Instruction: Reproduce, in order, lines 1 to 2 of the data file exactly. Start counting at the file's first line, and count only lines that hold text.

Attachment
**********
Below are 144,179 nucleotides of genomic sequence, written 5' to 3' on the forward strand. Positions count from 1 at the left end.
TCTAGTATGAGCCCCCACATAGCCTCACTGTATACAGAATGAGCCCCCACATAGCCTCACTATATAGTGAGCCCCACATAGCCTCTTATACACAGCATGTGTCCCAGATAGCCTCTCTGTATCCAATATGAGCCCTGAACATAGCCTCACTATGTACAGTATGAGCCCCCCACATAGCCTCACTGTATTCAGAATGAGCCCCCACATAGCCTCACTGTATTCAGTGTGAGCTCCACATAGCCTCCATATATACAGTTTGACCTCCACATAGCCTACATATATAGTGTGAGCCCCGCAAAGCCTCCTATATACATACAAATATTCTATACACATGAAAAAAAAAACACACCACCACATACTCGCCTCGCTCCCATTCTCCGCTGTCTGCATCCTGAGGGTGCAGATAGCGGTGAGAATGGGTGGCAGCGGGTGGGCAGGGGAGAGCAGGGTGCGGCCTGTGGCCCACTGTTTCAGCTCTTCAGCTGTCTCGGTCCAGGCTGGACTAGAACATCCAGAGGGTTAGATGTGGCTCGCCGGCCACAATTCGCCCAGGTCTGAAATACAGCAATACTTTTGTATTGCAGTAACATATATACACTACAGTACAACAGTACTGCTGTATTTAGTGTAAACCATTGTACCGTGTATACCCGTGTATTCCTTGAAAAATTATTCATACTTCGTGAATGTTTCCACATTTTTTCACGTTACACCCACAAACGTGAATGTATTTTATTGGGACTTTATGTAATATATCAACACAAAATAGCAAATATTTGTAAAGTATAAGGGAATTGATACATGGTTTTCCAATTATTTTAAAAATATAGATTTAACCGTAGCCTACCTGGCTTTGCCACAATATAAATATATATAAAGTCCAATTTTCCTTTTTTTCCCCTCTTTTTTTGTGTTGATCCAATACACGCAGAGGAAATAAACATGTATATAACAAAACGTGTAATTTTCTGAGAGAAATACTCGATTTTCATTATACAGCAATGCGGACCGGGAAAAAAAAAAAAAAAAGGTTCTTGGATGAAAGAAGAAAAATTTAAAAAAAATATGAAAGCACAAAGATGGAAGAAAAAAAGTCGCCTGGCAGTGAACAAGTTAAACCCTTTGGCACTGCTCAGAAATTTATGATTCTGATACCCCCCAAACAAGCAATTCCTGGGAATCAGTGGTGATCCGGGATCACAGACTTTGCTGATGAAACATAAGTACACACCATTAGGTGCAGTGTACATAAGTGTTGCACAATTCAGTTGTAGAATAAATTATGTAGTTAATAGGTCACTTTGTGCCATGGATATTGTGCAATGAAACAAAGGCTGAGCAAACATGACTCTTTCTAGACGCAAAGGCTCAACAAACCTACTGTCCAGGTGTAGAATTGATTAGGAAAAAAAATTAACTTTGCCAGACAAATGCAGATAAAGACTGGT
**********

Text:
Below are 144,179 nucleotides of genomic sequence, written 5' to 3' on the forward strand. Positions count from 1 at the left end.
TCTAGTATGAGCCCCCACATAGCCTCACTGTATACAGAATGAGCCCCCACATAGCCTCACTATATAGTGAGCCCCACATAGCCTCTTATACACAGCATGTGTCCCAGATAGCCTCTCTGTATCCAATATGAGCCCTGAACATAGCCTCACTATGTACAGTATGAGCCCCCCACATAGCCTCACTGTATTCAGAATGAGCCCCCACATAGCCTCACTGTATTCAGTGTGAGCTCCACATAGCCTCCATATATACAGTTTGACCTCCACATAGCCTACATATATAGTGTGAGCCCCGCAAAGCCTCCTATATACATACAAATATTCTATACACATGAAAAAAAAAACACACCACCACATACTCGCCTCGCTCCCATTCTCCGCTGTCTGCATCCTGAGGGTGCAGATAGCGGTGAGAATGGGTGGCAGCGGGTGGGCAGGGGAGAGCAGGGTGCGGCCTGTGGCCCACTGTTTCAGCTCTTCAGCTGTCTCGGTCCAGGCTGGACTAGAACATCCAGAGGGTTAGATGTGGCTCGCCGGCCACAATTCGCCCAGGTCTGAAATACAGCAATACTTTTGTATTGCAGTAACATATATACACTACAGTACAACAGTACTGCTGTATTTAGTGTAAACCATTGTACCGTGTATACCCGTGTATTCCTTGAAAAATTATTCATACTTCGTGAATGTTTCCACATTTTTTCACGTTACACCCACAAACGTGAATGTATTTTATTGGGACTTTATGTAATATATCAACACAAAATAGCAAATATTTGTAAAGTATAAGGGAATTGATACATGGTTTTCCAATTATTTTAAAAATATAGATTTAACCGTAGCCTACCTGGCTTTGCCACAATATAAATATATATAAAGTCCAATTTTCCTTTTTTTCCCCTCTTTTTTTGTGTTGATCCAATACACGCAGAGGAAATAAACATGTATATAACAAAACGTGTAATTTTCTGAGAGAAATACTCGATTTTCATTATACAGCAATGCGGACCGGGAAAAAAAAAAAAAAAAGGTTCTTGGATGAAAGAAGAAAAATTTAAAAAAAATATGAAAGCACAAAGATGGAAGAAAAAAAGTCGCCTGGCAGTGAACAAGTTAAACCCTTTGGCACTGCTCAGAAATTTATGATTCTGATACCCCCCAAACAAGCAATTCCTGGGAATCAGTGGTGATCCGGGATCACAGACTTTGCTGATGAAACATAAGTACACACCATTAGGTGCAGTGTACATAAGTGTTGCACAATTCAGTTGTAGAATAAATTATGTAGTTAATAGGTCACTTTGTGCCATGGATATTGTGCAATGAAACAAAGGCTGAGCAAACATGACTCTTTCTAGACGCAAAGGCTCAACAAACCTACTGTCCAGGTGTAGAATTGATTAGGAAAAAAAATTAACTTTGCCAGACAAATGCAGATAAAGACTGGT